Exploring Hydrocarbon Depletion
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Of course this is not the way the Feasta study is being discussed over much of the peak oil blogosphere. The fascination with sudden collapse—call it the Seneca cliff if you must, though it’s only fair to note that Seneca was talking about morality rather than the survival of civilization, and the civilization to which he himself belonged took centuries to decline and fall—is to the peak oil scene exactly what the fixation on Bakken shale oil and "effectively infinite" natural gas is to the collective imagination of industrial society as a whole: a means of denial. It’s just one more way of pretending that we and our grandchildren’s grandchildren don’t have to endure the long bitter centuries of decline and fall that are waiting for us—a future that, let’s face it, is considerably more frightening than a sudden collapse. Claiming that it’ll all be over in a flash is not that much different, all things considered, from claiming that it won’t happen at all.
Not exactly tandem. The economy can achieve low levels of growth with zero or negative growth in oil consumption. But high oil prices do put a drag on economic growth, even pushing it negative if prices go high enough.seahorse3 wrote:It would seem to me the economy would have to decline in tandem with oil production, as the economy can't ever grow faster than oil production and thus both would have to decline in tandem.
Has the Global Economy Become Less Vulnerable to Oil Price Shocks?the world economy can grow at approximately 2% a year without requiring any increase in oil consumption(when world economic growth rate falls below 2%, it is commonly considered to be a deep global economic recession). This might be called the “breakeven” world economic growth rate for oil consumption purpose. However, beyond 2%, an increase in world economic growth rate by one percentage point needs to be associated with an increase in oil consumption by near 700,000 barrels a day. For example, if the world economy grows at 3.5% a year, the above equation implies that the world daily oil consumption needs to increase by 1.06 million barrels a year.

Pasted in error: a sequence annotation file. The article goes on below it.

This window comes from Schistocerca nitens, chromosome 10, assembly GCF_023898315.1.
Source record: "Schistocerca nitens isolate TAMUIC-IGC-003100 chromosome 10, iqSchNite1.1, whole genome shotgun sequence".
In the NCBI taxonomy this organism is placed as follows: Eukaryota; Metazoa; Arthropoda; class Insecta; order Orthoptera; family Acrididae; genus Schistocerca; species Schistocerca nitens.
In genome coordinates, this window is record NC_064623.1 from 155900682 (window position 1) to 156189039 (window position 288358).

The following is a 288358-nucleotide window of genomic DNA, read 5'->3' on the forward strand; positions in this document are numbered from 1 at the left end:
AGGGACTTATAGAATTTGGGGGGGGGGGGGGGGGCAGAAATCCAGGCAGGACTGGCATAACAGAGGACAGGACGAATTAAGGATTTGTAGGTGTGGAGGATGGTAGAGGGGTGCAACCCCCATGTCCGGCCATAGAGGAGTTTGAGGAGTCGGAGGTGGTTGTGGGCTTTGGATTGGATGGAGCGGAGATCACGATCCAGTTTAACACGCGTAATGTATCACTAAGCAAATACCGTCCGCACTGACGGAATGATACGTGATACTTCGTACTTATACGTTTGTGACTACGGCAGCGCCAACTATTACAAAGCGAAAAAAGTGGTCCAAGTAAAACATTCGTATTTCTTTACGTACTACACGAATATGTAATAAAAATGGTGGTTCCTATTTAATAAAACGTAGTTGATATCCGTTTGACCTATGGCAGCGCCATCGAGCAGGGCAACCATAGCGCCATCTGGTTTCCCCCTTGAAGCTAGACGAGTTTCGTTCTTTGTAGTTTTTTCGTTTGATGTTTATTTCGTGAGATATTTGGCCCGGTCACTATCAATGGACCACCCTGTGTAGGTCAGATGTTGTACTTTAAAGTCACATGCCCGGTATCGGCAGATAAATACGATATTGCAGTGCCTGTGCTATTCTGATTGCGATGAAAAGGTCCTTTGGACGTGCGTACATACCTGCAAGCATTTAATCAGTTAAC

A regression that only uses the data from 2001 to 2011 finds that The slope on the economic growth rate is now somewhat smaller. But note that the “breakeven” economic growth rate now falls to about 1.6%. Evaluated at 3.5% economic growth rate, the associated annual increase in oil consumption is 1.01 million barrels a day.
The above simple analysis suggests that any economic growth rate above 2% a year (an economic growth rate that would be required to lower unemployment rates in most countries in the world) would require positive growth in oil consumption.
Figure 3 compares the historical world economic growth rates with the share of world oil spending in world GDP. Historically, 4% of world GDP appeared to be a dangerous threshold. Whenever the world oil spending rose above 4% of world GDP for a sustained period of time, global economy had suffered from major instabilities. unless the world oil supply curve becomes flattened in the coming years, the world oil supply does not seem to be able to sustain a global economy expanding at a rate of 3.5% a year or above.
These findings suggest that if the world oil production does peak and start to decline in the near future, it may impose a serious and possibly an insurmountable speed limit on the pace of global economic expansion.
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